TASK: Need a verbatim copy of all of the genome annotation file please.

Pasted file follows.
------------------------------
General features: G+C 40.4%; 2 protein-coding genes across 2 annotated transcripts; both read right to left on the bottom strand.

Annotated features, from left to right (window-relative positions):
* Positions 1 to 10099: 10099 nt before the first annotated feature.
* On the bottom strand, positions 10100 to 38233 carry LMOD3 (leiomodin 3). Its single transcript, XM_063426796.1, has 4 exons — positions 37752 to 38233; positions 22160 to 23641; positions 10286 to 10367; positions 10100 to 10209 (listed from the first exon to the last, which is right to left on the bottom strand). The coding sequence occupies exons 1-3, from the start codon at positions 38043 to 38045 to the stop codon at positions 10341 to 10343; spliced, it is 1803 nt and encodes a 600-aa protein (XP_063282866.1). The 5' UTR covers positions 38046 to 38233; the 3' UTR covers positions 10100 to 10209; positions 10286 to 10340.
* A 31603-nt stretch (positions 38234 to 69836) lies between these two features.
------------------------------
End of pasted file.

General features: G+C 40.4%; 2 protein-coding genes across 2 annotated transcripts; both read right to left on the bottom strand.

Annotated features, from left to right (window-relative positions):
* Positions 1 to 10099: 10099 nt before the first annotated feature.
* On the bottom strand, positions 10100 to 38233 carry LMOD3 (leiomodin 3). Its single transcript, XM_063426796.1, has 4 exons — positions 37752 to 38233; positions 22160 to 23641; positions 10286 to 10367; positions 10100 to 10209 (listed from the first exon to the last, which is right to left on the bottom strand). The coding sequence occupies exons 1-3, from the start codon at positions 38043 to 38045 to the stop codon at positions 10341 to 10343; spliced, it is 1803 nt and encodes a 600-aa protein (XP_063282866.1). The 5' UTR covers positions 38046 to 38233; the 3' UTR covers positions 10100 to 10209; positions 10286 to 10340.
* A 31603-nt stretch (positions 38234 to 69836) lies between these two features.